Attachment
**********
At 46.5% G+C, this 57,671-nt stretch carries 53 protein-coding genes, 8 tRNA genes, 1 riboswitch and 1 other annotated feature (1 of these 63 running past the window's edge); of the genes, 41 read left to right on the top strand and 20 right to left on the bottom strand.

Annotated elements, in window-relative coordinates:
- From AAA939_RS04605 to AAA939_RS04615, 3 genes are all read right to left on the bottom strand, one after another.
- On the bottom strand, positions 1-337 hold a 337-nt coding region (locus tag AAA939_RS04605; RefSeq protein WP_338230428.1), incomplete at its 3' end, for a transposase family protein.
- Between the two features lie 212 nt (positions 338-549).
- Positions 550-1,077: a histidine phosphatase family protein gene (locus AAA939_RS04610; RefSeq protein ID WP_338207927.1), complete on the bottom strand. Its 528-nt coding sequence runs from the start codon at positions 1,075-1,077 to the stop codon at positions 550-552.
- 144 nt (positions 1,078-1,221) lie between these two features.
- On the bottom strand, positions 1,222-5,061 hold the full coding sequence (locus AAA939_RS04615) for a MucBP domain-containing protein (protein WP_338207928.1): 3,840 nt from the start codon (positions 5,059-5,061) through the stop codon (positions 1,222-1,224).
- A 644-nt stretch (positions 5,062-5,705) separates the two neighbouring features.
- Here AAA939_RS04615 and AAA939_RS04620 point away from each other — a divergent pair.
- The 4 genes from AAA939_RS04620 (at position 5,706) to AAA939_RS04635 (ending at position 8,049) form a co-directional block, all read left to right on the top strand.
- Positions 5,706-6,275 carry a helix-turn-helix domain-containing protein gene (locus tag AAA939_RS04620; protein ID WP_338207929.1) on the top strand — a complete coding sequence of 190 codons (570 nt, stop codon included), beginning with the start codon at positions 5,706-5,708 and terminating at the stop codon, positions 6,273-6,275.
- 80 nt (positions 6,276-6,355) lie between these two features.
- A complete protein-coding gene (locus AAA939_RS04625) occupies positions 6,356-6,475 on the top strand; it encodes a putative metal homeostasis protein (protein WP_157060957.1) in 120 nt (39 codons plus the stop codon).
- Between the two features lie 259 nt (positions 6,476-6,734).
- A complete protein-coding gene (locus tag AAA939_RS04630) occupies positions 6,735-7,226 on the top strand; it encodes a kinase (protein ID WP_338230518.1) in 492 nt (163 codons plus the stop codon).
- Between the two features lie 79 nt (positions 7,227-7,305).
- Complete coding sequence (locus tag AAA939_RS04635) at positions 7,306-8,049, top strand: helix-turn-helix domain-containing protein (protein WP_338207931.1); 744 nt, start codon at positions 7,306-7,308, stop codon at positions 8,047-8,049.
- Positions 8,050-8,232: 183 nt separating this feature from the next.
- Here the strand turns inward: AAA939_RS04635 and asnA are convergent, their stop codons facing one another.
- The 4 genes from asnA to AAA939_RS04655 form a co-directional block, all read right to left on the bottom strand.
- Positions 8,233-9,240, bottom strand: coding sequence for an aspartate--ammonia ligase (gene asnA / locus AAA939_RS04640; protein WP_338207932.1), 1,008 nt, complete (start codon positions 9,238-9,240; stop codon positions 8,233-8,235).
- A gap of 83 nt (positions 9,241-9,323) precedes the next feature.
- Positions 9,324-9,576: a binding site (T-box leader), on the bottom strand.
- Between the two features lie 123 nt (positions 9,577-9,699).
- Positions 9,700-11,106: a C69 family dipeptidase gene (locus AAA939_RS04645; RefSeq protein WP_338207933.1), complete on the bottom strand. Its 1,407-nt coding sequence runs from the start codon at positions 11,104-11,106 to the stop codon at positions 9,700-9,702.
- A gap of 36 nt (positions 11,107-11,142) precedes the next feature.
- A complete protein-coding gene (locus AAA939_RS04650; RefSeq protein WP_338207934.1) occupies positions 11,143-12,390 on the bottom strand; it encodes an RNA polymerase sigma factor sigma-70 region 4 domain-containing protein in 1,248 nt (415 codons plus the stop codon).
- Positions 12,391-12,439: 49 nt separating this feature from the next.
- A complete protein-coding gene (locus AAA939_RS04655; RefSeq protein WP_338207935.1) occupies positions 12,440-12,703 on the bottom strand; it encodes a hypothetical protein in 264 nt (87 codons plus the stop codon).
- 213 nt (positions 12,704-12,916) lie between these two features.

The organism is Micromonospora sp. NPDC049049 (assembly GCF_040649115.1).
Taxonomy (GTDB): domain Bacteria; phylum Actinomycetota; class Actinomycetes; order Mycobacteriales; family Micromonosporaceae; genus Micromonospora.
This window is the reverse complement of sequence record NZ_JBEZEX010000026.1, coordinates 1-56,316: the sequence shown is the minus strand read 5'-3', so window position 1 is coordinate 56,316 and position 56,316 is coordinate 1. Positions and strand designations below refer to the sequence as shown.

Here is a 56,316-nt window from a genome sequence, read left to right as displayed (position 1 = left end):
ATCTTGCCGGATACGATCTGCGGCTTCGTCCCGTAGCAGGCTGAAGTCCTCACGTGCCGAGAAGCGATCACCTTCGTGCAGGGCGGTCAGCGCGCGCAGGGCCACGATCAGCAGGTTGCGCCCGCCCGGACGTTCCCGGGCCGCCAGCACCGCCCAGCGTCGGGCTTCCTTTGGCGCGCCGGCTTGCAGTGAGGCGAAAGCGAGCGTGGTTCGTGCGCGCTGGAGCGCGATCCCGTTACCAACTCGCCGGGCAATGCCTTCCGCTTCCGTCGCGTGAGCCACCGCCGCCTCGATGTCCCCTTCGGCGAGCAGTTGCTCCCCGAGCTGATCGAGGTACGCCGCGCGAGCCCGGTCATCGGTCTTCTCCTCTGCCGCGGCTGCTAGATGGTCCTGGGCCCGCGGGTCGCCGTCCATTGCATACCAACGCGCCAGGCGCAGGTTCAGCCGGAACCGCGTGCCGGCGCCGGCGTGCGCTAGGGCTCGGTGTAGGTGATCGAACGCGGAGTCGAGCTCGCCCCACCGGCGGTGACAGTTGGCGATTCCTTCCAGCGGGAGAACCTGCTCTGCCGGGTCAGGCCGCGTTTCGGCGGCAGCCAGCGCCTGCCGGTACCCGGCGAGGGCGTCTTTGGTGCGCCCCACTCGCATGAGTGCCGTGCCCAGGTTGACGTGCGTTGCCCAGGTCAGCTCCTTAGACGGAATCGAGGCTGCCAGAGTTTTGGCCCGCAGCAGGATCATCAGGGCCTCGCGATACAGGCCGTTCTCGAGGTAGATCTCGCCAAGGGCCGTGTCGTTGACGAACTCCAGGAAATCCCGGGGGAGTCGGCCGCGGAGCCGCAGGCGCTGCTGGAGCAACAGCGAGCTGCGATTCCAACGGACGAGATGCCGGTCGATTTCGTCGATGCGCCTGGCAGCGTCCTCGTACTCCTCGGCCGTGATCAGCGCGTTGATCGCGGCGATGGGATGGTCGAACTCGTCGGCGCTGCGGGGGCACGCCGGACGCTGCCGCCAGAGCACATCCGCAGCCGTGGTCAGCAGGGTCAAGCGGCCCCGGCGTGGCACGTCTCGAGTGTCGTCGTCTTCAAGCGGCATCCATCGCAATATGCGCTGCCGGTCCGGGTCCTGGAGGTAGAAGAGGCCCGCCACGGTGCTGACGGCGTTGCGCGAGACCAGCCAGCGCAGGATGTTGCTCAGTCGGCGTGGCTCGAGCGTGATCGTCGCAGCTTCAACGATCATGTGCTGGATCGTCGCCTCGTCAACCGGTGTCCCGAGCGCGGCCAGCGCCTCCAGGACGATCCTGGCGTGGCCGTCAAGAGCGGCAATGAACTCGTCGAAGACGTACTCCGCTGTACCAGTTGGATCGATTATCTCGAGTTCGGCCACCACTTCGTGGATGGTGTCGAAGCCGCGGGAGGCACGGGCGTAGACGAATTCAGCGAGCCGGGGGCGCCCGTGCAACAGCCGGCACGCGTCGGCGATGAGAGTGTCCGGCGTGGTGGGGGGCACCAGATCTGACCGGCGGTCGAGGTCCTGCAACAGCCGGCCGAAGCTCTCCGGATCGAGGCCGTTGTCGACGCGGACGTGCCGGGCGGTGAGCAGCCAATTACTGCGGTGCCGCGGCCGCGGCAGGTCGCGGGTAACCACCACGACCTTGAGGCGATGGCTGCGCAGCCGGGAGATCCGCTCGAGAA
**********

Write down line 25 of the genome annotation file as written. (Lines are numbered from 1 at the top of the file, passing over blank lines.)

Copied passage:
- Between the two features lie 123 nt (positions 9,577-9,699).